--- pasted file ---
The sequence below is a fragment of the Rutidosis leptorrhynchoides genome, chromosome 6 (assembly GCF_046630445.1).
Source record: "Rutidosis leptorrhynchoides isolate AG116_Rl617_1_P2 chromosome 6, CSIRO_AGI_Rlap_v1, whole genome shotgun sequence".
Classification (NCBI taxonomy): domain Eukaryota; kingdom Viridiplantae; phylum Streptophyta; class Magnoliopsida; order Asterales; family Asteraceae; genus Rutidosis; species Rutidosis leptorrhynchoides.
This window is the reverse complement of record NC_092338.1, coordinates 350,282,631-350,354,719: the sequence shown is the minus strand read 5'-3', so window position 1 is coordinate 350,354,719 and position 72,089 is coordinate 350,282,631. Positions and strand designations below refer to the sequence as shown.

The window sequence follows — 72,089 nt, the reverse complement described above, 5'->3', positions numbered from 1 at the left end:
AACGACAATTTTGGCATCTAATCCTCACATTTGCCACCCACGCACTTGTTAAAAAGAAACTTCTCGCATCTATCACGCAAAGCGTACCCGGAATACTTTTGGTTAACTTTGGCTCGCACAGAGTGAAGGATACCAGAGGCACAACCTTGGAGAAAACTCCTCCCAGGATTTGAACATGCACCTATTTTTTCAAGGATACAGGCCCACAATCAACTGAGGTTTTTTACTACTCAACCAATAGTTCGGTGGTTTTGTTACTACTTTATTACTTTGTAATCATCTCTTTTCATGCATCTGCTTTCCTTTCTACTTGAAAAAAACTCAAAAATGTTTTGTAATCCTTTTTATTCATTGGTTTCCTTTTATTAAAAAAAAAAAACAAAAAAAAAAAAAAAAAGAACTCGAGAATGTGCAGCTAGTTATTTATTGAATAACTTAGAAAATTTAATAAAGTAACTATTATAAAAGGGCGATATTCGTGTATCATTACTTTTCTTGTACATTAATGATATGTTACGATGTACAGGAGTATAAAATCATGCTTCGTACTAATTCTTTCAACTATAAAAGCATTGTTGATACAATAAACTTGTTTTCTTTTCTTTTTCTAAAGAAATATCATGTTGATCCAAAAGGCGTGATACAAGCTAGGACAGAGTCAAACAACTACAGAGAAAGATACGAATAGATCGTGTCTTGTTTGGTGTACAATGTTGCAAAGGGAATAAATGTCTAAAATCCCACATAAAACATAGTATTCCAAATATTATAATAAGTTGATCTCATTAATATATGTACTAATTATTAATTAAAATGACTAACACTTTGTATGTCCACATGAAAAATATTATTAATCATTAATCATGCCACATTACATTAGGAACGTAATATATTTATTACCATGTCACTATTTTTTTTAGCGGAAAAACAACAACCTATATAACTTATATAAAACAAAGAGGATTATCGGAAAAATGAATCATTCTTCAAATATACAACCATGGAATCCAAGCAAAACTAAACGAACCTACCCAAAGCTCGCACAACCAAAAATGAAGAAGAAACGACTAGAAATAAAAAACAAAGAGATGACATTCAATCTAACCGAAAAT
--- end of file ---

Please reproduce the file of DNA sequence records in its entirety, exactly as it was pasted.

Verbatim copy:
The sequence below is a fragment of the Rutidosis leptorrhynchoides genome, chromosome 6 (assembly GCF_046630445.1).
Source record: "Rutidosis leptorrhynchoides isolate AG116_Rl617_1_P2 chromosome 6, CSIRO_AGI_Rlap_v1, whole genome shotgun sequence".
Classification (NCBI taxonomy): domain Eukaryota; kingdom Viridiplantae; phylum Streptophyta; class Magnoliopsida; order Asterales; family Asteraceae; genus Rutidosis; species Rutidosis leptorrhynchoides.
This window is the reverse complement of record NC_092338.1, coordinates 350,282,631-350,354,719: the sequence shown is the minus strand read 5'-3', so window position 1 is coordinate 350,354,719 and position 72,089 is coordinate 350,282,631. Positions and strand designations below refer to the sequence as shown.

The window sequence follows — 72,089 nt, the reverse complement described above, 5'->3', positions numbered from 1 at the left end:
AACGACAATTTTGGCATCTAATCCTCACATTTGCCACCCACGCACTTGTTAAAAAGAAACTTCTCGCATCTATCACGCAAAGCGTACCCGGAATACTTTTGGTTAACTTTGGCTCGCACAGAGTGAAGGATACCAGAGGCACAACCTTGGAGAAAACTCCTCCCAGGATTTGAACATGCACCTATTTTTTCAAGGATACAGGCCCACAATCAACTGAGGTTTTTTACTACTCAACCAATAGTTCGGTGGTTTTGTTACTACTTTATTACTTTGTAATCATCTCTTTTCATGCATCTGCTTTCCTTTCTACTTGAAAAAAACTCAAAAATGTTTTGTAATCCTTTTTATTCATTGGTTTCCTTTTATTAAAAAAAAAAAACAAAAAAAAAAAAAAAAAGAACTCGAGAATGTGCAGCTAGTTATTTATTGAATAACTTAGAAAATTTAATAAAGTAACTATTATAAAAGGGCGATATTCGTGTATCATTACTTTTCTTGTACATTAATGATATGTTACGATGTACAGGAGTATAAAATCATGCTTCGTACTAATTCTTTCAACTATAAAAGCATTGTTGATACAATAAACTTGTTTTCTTTTCTTTTTCTAAAGAAATATCATGTTGATCCAAAAGGCGTGATACAAGCTAGGACAGAGTCAAACAACTACAGAGAAAGATACGAATAGATCGTGTCTTGTTTGGTGTACAATGTTGCAAAGGGAATAAATGTCTAAAATCCCACATAAAACATAGTATTCCAAATATTATAATAAGTTGATCTCATTAATATATGTACTAATTATTAATTAAAATGACTAACACTTTGTATGTCCACATGAAAAATATTATTAATCATTAATCATGCCACATTACATTAGGAACGTAATATATTTATTACCATGTCACTATTTTTTTTAGCGGAAAAACAACAACCTATATAACTTATATAAAACAAAGAGGATTATCGGAAAAATGAATCATTCTTCAAATATACAACCATGGAATCCAAGCAAAACTAAACGAACCTACCCAAAGCTCGCACAACCAAAAATGAAGAAGAAACGACTAGAAATAAAAAACAAAGAGATGACATTCAATCTAACCGAAAAT